Falkirk’s Tryst Theatre will marks its 40th anniversary in a truly fitting style next month when it hosts a play which revitalised the live entertainment industry.
The company has decided to celebrate the milestone moment by selecting a show from the decade of its formation, John McGrath’s The Cheviot, The Stag and the Black Black Oil.
Premiered in 1973 by the 7:84 Theatre Company, the productions is an epic, angry and innovative account of the exploitation of the Scottish people.
The 7:84 name derives from a 1960s statistic that pointed out only seven per cent of the UK’s population owned 84 per cent of its wealth, a rather clear indication of McGrath’s aim to stage radical, popular theatre with a strong political message.
A passionate history lesson about the Highland Clearances, it’s billed as a “ceilidh play” which tells the tale of how Scots people have been consistently dispossessed since the 18th century.
By mixing elements of farce, satire, poetry, pantomime, music hall, Gaelic song, country and western, and dance, the play is far more fun than its serious subject matter would suggest.
One critic even labelled it a rousing theatrical equivalent of a Proclaimers gig.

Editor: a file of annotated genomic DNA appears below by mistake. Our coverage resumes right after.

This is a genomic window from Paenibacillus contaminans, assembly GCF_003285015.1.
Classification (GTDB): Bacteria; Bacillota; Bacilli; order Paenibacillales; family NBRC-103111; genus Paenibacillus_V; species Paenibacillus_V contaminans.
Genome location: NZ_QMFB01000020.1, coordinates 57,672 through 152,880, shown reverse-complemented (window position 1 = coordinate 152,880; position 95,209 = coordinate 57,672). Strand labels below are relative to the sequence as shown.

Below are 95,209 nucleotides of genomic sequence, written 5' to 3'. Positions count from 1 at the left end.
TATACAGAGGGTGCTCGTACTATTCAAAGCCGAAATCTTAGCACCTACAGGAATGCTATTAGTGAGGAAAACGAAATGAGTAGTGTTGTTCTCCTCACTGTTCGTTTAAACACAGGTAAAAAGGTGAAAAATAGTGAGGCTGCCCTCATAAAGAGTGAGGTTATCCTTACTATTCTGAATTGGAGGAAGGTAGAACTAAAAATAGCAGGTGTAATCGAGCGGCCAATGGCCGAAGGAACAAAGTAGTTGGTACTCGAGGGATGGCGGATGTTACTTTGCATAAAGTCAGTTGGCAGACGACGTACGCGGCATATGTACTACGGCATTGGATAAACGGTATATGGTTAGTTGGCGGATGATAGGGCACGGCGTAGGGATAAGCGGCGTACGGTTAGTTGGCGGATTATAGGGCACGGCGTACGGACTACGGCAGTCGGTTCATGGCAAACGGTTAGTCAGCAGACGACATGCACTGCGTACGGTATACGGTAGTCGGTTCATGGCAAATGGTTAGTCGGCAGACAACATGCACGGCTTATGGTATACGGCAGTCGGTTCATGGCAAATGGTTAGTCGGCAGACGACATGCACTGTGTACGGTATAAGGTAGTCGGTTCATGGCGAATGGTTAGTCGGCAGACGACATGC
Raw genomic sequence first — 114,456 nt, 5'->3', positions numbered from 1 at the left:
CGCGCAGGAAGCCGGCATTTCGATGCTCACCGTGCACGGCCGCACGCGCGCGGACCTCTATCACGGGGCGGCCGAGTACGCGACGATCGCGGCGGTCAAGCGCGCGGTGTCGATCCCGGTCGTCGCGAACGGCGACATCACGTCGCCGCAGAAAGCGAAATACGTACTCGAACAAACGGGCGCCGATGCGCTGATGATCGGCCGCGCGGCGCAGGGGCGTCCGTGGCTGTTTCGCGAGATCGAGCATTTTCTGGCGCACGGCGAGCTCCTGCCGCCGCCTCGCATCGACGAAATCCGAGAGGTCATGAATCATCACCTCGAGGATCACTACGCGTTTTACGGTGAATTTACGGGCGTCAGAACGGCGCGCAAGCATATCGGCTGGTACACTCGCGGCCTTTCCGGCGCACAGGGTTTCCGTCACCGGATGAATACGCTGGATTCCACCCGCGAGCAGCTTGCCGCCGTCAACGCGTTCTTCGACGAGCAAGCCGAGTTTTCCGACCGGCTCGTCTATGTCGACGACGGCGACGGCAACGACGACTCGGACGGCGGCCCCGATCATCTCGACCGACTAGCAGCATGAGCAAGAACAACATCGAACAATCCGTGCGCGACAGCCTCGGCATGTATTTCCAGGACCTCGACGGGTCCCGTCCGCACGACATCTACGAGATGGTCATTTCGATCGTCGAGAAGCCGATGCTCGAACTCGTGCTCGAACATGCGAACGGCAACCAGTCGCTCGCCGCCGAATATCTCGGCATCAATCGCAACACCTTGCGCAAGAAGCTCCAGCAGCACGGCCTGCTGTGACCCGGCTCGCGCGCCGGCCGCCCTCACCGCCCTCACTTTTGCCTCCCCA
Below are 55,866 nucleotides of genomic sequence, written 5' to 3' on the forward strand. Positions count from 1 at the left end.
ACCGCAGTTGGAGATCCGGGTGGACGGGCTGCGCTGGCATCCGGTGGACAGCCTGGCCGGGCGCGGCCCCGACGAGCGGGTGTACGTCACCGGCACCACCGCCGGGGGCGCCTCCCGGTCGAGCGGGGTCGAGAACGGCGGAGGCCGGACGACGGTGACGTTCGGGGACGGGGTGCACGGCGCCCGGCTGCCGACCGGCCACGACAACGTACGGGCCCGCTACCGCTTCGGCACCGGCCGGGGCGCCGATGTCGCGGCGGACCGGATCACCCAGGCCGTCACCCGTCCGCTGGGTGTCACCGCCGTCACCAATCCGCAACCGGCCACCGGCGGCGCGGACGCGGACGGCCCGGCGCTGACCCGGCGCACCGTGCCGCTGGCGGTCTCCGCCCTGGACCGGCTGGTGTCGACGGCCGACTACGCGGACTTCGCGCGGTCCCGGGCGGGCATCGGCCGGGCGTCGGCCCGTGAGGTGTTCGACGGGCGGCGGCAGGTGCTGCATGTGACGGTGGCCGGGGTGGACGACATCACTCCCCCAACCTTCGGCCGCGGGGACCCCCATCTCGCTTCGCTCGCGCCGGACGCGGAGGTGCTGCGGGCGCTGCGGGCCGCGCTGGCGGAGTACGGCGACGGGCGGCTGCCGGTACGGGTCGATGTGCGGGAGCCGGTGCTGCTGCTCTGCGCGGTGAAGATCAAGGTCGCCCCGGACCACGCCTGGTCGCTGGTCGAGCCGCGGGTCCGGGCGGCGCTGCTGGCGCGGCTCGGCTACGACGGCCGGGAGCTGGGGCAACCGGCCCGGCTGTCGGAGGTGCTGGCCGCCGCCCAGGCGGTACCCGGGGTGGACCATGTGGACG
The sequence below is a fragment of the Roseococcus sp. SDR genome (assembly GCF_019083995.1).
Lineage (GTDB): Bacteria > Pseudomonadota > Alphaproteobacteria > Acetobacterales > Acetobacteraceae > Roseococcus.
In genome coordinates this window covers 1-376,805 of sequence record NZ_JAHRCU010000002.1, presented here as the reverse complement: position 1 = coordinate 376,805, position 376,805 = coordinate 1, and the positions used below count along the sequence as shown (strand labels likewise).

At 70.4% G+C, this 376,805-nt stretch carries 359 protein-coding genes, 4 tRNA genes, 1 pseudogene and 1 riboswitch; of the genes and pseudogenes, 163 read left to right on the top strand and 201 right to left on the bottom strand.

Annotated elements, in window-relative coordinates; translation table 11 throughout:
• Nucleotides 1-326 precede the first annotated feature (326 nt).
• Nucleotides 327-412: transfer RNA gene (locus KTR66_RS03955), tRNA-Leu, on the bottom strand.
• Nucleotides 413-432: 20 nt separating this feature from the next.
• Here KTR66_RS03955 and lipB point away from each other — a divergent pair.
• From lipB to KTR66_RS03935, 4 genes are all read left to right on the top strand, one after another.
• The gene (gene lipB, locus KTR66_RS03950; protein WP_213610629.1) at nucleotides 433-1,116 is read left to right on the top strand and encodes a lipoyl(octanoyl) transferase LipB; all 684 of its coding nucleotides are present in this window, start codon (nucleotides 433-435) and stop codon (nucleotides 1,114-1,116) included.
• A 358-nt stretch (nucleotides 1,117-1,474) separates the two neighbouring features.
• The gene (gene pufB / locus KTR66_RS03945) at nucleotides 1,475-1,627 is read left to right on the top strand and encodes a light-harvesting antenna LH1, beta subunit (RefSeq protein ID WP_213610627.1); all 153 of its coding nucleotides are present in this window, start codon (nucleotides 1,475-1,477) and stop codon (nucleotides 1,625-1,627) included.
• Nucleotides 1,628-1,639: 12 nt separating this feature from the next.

Writer Joyce McMillan went one further, describing it as arguably the single most important show in the entire history of Scottish theatre.
Tryst director Jim Allan said: “We’re delighted to celebrate our 40th anniversary with this great play that gets standing ovations everywhere it goes.
“Its central theme is control of Scotland’s natural resources and it remains as relevant today as it did over 40 years ago.
“Simultaneously surreal, hilarious and deeply moving, it’s a fantastic piece of agit-prop theatre which covers 200 years in two hours, taking us from the forced emigration of rural Highlanders via the stag-hunting upper classes to the mad rush for oil in the North Sea.
“McGrath wanted to offer a good night out to people who don’t usually go to the theatre and he succeeded brilliantly, presenting the story in an accessible and entertaining way.”
Frank Murray, Tryst chairman, added: “There’s a nice local connection, as one of the first performances of 7:84’s play was in Falkirk’s old Callendar Park College of Education in 1973.
“So Falkirk’s getting another chance to see it 45 years on!”
A 14-strong cast, who will wear different hats to denote their character’s identity, will be joined on-stage by local historian and musician Ian Scott.
Tryst Theatre’s The Cheviot, The Stag and The Black Black Oil will be staged in Falkirk Town Hall Theatre from Friday, October 26 through to Sunday, October 28, with each of the three shows starting at 7.30pm.
To buy tickets, available for £12, go to www.ticketsource.co.uk/trysttheatre.